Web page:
Eczema and the Weather

Reviewed by: HU Medical Review Board | Last reviewed: December 2023 | Last updated: December 2023

There are many possible triggers for an atopic dermatitis (eczema) flare-up. One common trigger is the weather. Changes in temperature, both warm and cold, can make eczema symptoms worse. Each person responds differently to changing seasons, but flare-ups are common during extreme weather.1,2

Cold weather and eczema

There are several reasons why eczema symptoms might worsen during the winter. In general, the cold, dry air and wind outside can be irritating to the skin. But wearing lots of clothing like scarves, gloves, and sweaters can also be a problem if they contain irritating fabrics.1,3

On the other hand, staying inside to escape the cold can present a challenge for your skin. Central heating systems dry out the air. If you have eczema, this can make your already dry skin even more dry.1,3

Keeping windows and doors shut all winter also can lead to decreased airflow and ventilation in the house. When this happens, dust mites and mold grow more easily.1,3

Finally, colds and the flu virus travel widely in the winter. The stress an illness puts on your immune system and mental health can trigger worsening eczema symptoms too.1,3

Tips for navigating the cold

It may be frustrating to face challenges both inside and outside the house during colder months. However, there are a few ways to reduce flare-up risk during this time. Tips include:1,3,4

  • Bathe in lukewarm water, and avoid excess scrubbing.
  • Moisturize the skin multiple times daily, especially after bathing.
  • Avoid using scented lotions, detergents, or cleaners that can irritate the skin.
  • Use an air humidifier indoors. Keep humidity below 50 percent to prevent dust mite growth.
  • Keep all rooms in the home at a constant temperature.
  • Open windows for short periods (when possible) for better airflow.
  • Dust surfaces with a damp cloth, and vacuum regularly.
  • Change air filters at home when recommended.
  • Practice good infection prevention by washing your hands, drinking plenty of water, and eating a well-balanced diet.
  • Wear warm layers of clothes made of non-irritating fabrics (like cotton).
  • Take all treatments and use all creams as recommended (or prescribed) by your healthcare provider.

Warm weather and eczema

Although some people may have symptom improvement during the summer months, others may face new challenges. Just like central heat, central air conditioning dries out the air. This lack of humidity indoors can make the skin drier, increasing the risk of eczema flare-ups.2,5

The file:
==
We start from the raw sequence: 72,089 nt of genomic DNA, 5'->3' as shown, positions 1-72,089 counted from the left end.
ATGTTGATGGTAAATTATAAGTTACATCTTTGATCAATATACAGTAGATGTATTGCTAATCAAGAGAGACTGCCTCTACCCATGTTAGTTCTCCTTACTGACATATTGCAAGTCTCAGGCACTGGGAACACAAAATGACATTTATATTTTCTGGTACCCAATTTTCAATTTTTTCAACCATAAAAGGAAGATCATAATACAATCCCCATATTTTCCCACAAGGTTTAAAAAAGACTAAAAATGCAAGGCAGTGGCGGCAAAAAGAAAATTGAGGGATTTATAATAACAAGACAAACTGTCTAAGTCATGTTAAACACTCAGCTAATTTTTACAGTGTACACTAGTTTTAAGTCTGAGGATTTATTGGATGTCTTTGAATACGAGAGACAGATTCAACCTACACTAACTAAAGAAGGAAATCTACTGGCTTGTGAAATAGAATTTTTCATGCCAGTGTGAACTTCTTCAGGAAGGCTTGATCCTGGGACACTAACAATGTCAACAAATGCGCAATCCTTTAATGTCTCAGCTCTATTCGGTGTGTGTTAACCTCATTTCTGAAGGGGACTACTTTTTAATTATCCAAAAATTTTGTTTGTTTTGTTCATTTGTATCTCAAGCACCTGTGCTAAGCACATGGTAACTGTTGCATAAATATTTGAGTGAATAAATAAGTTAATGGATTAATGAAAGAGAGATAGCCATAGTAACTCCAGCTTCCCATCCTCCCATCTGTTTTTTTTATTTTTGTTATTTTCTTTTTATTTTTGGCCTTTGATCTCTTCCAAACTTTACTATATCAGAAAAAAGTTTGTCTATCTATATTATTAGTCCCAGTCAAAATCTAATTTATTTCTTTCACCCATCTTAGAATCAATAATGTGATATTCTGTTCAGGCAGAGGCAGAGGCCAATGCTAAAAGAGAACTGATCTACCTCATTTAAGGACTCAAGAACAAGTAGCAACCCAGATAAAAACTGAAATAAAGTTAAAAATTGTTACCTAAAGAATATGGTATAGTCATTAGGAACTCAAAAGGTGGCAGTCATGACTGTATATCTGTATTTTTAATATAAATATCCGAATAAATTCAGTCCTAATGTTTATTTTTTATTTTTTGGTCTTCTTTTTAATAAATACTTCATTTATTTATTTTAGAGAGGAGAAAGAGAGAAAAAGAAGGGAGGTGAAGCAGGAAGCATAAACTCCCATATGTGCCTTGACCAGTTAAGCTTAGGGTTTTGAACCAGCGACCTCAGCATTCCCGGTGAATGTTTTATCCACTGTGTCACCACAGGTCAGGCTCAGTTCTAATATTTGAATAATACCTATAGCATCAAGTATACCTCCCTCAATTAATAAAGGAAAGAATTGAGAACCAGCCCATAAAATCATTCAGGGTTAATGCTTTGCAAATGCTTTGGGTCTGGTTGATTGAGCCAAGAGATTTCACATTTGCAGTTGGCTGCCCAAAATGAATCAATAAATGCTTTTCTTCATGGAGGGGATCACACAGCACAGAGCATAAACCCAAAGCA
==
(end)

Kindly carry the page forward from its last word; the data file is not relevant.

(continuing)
Outside the house, certain allergens that can act as triggers are present in higher amounts during the warm months. These allergens include pollens and grasses.2,5,6

Also, hotter temperatures can lead to more sweating. Sweat can collect in places like the creases of the elbows and irritate the skin. And because people with eczema tend to have weakened skin barriers, they may produce more sweat than others, leading to more irritation.2,5,6

Pool water, sunscreen, bug spray, and other substances that are a typical part of outdoor summer life can also act as skin irritants.2,5,6

Tips for navigating the heat

Some of the best tips for navigating the heat are similar to those for the cold. Keeping the skin moist, increasing humidity in the home, and using non-irritating soaps and moisturizers are important, no matter the season.2,5,6

Other tips for getting through the warm summer months with eczema include:2,5,6

  • Wear loose-fitting, breathable clothing that does not trap sweat and protects against the sun.
  • Avoid sunscreens or bug sprays with scents or irritating ingredients – Ask your doctor about alternative sunscreens like zinc oxide.
  • Keep a cotton towel with you to soak up sweat and prevent it from sitting on the skin.
  • Bathe in lukewarm water right after spending time outside or exercising.
  • Rinse off after swimming in pools or saltwater.
  • Stay well hydrated, especially when sweating.
  • Use a humidifier in the home if you are running the air conditioning.

If you find life during the cold or hot seasons challenging, or if these tips are not enough to keep your eczema symptoms under control, talk with your doctor. They may be able to recommend different treatment options for each season. They may also be able to help you identify new triggers and ways to avoid them.

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